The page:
Peri Peri Chicken Livers – tender chunks of chicken liver, swimming in a tomato and onion gravy, spiced up with chilli. Grab your crusty breadroll and dive right in.
Whether you are looking for an easy
I know a lot of people turn their noses up at chicken livers (urgh – I don’t like liver), but believe me, once you have tried them you will be converted. They have a lovely creamy taste, and do not taste ‘livery’ at all.
What is Peri Peri?
In case you are wondering what Peri Peri is, it is a hot red chilli pepper, similar to a Bird’s Eye Chilli. It is cultivated in South Africa and the adjoining southern African countries. The word Peri is Swahili for pepper, so peri peri becomes pepper pepper, or strong pepper, the duplication of the word being used as an intensifier.
In South Africa, you can buy a bottle of readymade Knorr Peri Peri Sauce (Knorr being the brand name). About a quarter of a bottle (approximately 50 ml) is enough to flavour your chicken livers. Unfortunately, it’s not so easy to source this in England, even at the South African shops, so I’ve had to improvise a little with the ingredients.
Peri Peri Chicken liver is a popular starter at many South African restaurants and you only need to experience the taste to see why.
I made these many times when we were entertaining. If we were having a barbeque (the traditional sort where the meat only gets cooked once the beer is finished) then I would always make sure there was a huge dish of these to stave off the hunger pangs. I’d get people coming inside with empty plates – ‘got any more of those chicken livers?’. Luckily I always did.
How to make Peri Peri Chicken Liver
First of all, you have to chop up your tomatoes and onions into a chunky dice. Don’t be too particular about getting everything the same size. The tomato mostly cooks away into the sauce, and the onion becomes lovely and soft and translucent.
If you have overripe tomatoes, so much the better. You need as much liquid as possible from the tomatoes because they provide all the liquid for this dish.
Next, fry the onion and garlic in a little sunflower oil to soften. It is important not to let the brown or you may get a bitter taste.
Add the chicken livers and continue frying, stirring all the while, until they are no longer pink.
Add the rest of the ingredients, give it a good stir and bring to the boil. Now turn the heat down to a low simmer, put the lid on the pan and leave it for at least 30 minutes. Check occasionally to make sure it is not boiling dry. The lowest setting on my stovetop is ideal, but yours may be stronger, so keep checking. The aim is to reduce the liquid from the tomatoes by at least half.
This recipe will feed 4 as a starter, and 2 as a main meal. If you want to make a bigger batch then just double the quantities of everything except the chilli. Use your own judgment on this. Remember, you can put it in but you can’t take it out.
I like to taste and adjust as I go along. The best way to do this is to take a small piece of bread and dip in in the sauce in the pan. That way you get a feel for what the final flavour will be, and how hot the chilli has made it.
Serve with plenty of crusty bread to mop up the delicious juices.
Can I freeze this?
Yes, this freezes beautifully. Just ladle it into suitable containers and pop in the freezer. To defrost you can either use the microwave or tip the contents of your container into a pan and heat gently on the stove, stirring occasionally.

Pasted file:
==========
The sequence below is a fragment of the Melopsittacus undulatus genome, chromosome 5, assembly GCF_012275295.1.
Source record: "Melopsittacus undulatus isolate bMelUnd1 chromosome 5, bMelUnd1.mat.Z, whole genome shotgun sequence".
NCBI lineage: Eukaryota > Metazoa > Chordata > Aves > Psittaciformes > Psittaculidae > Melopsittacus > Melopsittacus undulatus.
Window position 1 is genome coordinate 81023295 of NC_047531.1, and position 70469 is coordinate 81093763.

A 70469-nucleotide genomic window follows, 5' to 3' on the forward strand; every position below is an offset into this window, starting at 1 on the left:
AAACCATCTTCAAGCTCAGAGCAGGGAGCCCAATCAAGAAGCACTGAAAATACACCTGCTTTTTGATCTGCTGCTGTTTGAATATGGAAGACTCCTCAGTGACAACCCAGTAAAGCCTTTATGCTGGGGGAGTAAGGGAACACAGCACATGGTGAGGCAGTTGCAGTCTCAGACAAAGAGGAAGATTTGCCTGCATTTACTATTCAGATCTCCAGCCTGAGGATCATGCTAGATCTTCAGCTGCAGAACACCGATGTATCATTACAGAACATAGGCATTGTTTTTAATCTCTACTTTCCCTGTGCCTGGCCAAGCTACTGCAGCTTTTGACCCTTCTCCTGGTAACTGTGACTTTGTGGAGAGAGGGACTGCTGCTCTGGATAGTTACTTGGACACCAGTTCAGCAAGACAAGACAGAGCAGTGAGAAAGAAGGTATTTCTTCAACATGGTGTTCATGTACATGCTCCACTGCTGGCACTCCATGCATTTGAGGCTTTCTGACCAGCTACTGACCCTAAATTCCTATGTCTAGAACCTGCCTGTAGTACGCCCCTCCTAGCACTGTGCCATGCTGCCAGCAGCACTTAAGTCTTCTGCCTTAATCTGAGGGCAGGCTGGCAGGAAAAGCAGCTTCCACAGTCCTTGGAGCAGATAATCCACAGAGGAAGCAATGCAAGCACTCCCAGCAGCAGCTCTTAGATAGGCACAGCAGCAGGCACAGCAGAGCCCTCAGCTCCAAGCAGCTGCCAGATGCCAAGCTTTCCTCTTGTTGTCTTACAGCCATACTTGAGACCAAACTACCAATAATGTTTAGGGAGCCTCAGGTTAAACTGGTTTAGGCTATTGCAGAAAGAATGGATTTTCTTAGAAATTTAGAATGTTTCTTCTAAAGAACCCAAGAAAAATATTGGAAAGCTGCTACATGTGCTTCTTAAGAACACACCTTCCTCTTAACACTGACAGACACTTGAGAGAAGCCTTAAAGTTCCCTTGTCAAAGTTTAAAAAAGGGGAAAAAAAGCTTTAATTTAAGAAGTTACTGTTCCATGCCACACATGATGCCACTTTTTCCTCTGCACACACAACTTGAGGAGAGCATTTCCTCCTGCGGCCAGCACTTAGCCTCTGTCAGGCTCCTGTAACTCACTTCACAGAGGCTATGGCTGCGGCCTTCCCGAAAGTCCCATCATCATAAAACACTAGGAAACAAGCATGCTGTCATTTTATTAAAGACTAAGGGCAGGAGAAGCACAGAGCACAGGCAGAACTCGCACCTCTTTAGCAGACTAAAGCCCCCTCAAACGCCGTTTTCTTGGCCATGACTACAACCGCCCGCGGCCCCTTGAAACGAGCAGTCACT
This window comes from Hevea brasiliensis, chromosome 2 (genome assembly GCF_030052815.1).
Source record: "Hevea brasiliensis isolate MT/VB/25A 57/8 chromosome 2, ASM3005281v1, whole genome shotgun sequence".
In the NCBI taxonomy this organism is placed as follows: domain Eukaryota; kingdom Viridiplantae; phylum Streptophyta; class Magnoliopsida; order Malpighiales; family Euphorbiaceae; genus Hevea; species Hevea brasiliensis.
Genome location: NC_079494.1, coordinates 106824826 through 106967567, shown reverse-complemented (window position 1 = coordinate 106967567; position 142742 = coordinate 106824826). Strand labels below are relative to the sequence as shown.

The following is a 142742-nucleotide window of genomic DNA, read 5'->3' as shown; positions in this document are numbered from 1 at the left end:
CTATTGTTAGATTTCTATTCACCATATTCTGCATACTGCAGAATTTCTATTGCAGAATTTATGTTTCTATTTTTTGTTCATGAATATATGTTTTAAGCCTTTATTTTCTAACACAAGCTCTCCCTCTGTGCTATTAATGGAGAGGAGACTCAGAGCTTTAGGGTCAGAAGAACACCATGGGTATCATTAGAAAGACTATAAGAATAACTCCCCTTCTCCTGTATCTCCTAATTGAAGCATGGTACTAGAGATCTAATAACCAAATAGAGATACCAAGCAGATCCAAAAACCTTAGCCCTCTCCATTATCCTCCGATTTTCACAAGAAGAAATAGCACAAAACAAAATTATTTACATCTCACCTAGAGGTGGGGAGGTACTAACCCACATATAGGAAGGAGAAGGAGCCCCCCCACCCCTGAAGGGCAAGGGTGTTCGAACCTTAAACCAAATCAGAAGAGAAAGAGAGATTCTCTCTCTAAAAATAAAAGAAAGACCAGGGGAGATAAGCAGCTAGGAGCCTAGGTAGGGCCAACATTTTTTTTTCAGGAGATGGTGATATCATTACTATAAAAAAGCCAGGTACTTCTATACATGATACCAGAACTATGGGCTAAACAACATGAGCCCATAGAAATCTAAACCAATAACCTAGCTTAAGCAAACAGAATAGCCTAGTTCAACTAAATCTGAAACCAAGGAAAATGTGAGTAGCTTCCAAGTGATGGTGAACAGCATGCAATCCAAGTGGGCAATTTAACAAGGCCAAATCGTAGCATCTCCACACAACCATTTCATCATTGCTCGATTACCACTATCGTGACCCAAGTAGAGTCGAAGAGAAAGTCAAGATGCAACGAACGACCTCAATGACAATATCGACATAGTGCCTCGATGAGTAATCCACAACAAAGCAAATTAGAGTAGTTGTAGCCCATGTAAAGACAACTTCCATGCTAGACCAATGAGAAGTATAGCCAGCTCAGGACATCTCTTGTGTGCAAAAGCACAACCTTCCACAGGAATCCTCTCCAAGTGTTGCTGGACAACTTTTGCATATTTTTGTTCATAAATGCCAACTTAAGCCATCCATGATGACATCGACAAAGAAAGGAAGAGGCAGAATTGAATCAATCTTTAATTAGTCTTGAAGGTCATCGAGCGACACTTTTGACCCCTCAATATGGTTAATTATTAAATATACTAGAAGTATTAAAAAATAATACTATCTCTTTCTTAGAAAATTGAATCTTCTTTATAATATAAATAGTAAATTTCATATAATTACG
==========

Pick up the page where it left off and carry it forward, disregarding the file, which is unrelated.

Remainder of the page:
Peri Peri Chicken Livers
- 250 g Fresh Chicken Livers you can use frozen if you can't get hold of fresh
- 2 large Onions (roughly chopped)
- 4 large ripe Tomatoes (roughly chopped and retain the juice) approximately the same amount by volume as the onions
- 1 teaspoon Salt
- 1 Tablespoon Sugar
- 1 teaspoon Dried Chilli Flakes (use your own judgment)
- 2 to 3 Tablespoons Worcestershire Sauce (to taste)
- 1 teaspoon garlic paste (or you can use chopped cloves of garlic)
- 1 to 2 Tablespoons Sunflower Oil (for sweating the onion)
- Rinse the chicken livers in cold water
- Chop the chicken livers into bite-sized chunks, discarding any bits of sinew
- Roughly chop the onions and tomatoes into approximately 1cm dice
- Heat the oil in a wok or large frying pan (with a lid)
- Add the onion and garlic and saute until the onion is translucent. Do not allow to brown
- Add the chicken livers and continue frying with the onion until they change colour and are no longer pink
- Add the tomatoes and the remainder of the ingredients. Make sure you add all the tomato juice.
- Bring to the boil and then reduce the heat to a simmer.
- Simmer on the lowest heat you can get, with the lid on, for at least 30 minutes until the tomatoes have broken down and formed a rich gravy with the onions. The liquid from the tomatoes should be reduced by about half. See Note 2.
- Serve with crusty rolls or chunks of bread to mop up all the delicious gravy
- This recipe does not need any additional liquid. There should be sufficient liquid coming from the tomatoes. If you have overripe tomatoes they will be ideal to use.
- I have specified 30 minutes as the simmering time. You can simmer for longer if needed – the ideal is to reduce the liquid from the tomatoes by about half.
- If you want to make a bigger batch of this so that you can freeze it (it freezes beautifully) then just double up on all the ingredients except the chilli.
- Use your own judgment on how much chilli you will need. My rule with chilli is – add less at the beginning, then taste, then add more if needed. Remember, you can put it in but you can’t take it out.
- The best way to do a taste test is to take a piece of bread and dip it in the sauce. That way you get a feel for what the heat will be like when it is served.
If you enjoyed this recipe, why not pin it for later reference.
You might like to try some of my other starters: